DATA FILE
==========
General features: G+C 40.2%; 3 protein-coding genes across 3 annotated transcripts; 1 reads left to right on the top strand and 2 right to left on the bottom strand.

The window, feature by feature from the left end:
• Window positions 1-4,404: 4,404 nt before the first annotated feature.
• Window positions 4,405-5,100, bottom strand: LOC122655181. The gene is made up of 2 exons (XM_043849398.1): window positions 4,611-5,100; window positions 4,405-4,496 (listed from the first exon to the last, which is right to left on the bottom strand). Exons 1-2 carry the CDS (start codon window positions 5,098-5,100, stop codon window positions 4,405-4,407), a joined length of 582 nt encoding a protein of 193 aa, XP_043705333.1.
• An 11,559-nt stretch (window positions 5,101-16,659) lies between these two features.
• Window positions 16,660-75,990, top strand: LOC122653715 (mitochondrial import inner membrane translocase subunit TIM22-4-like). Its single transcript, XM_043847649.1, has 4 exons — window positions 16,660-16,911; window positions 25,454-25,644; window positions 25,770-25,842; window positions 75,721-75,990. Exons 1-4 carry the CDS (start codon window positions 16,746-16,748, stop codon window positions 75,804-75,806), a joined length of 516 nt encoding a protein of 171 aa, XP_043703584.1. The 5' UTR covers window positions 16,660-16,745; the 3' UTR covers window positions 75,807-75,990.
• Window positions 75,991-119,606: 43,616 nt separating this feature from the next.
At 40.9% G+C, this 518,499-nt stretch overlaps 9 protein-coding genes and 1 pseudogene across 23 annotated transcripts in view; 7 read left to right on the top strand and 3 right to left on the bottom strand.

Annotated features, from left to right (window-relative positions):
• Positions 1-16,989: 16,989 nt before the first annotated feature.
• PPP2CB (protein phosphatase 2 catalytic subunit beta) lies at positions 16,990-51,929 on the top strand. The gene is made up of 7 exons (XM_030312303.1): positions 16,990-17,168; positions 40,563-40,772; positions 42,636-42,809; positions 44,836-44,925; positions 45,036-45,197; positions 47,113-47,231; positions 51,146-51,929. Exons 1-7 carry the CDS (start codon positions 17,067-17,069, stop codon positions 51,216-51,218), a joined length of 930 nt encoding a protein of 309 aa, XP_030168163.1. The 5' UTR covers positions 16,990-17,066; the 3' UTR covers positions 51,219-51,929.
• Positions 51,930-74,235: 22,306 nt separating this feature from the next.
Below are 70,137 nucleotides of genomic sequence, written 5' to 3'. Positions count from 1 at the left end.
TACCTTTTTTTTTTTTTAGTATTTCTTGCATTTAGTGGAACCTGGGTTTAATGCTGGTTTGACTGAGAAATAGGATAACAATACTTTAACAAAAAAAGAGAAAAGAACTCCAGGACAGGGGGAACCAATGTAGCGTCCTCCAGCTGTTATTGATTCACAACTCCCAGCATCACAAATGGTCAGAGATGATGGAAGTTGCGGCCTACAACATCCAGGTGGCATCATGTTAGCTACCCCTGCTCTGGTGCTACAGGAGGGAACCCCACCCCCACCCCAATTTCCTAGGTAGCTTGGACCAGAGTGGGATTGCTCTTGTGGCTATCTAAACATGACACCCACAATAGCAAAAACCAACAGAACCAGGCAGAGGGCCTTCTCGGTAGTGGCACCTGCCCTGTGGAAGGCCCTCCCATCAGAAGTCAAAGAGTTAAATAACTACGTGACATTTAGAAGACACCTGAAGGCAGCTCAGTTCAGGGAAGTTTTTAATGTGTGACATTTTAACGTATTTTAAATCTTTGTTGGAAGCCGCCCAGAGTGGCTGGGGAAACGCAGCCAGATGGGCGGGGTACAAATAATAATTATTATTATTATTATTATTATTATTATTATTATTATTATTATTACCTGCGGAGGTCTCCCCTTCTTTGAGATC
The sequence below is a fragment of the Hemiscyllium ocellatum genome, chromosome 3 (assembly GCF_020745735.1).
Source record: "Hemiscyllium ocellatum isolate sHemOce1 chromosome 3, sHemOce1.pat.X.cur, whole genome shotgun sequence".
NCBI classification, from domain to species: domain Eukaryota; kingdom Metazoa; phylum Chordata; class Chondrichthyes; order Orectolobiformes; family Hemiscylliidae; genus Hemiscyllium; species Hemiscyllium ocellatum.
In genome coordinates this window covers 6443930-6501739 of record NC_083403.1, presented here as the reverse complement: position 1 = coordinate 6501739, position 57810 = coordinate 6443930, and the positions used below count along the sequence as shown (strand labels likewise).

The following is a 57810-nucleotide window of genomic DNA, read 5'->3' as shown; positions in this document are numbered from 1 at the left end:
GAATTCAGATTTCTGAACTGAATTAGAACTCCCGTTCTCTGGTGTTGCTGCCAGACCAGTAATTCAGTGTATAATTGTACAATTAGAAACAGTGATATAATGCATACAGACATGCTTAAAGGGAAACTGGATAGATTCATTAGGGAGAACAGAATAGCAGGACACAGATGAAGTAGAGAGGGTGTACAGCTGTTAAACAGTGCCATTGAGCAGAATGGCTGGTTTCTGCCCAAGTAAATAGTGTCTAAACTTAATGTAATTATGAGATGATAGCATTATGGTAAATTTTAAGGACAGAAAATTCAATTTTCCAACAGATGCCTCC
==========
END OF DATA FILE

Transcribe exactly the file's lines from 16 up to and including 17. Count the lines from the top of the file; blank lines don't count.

Source record: "Hemiscyllium ocellatum isolate sHemOce1 chromosome 3, sHemOce1.pat.X.cur, whole genome shotgun sequence".
NCBI classification, from domain to species: domain Eukaryota; kingdom Metazoa; phylum Chordata; class Chondrichthyes; order Orectolobiformes; family Hemiscylliidae; genus Hemiscyllium; species Hemiscyllium ocellatum.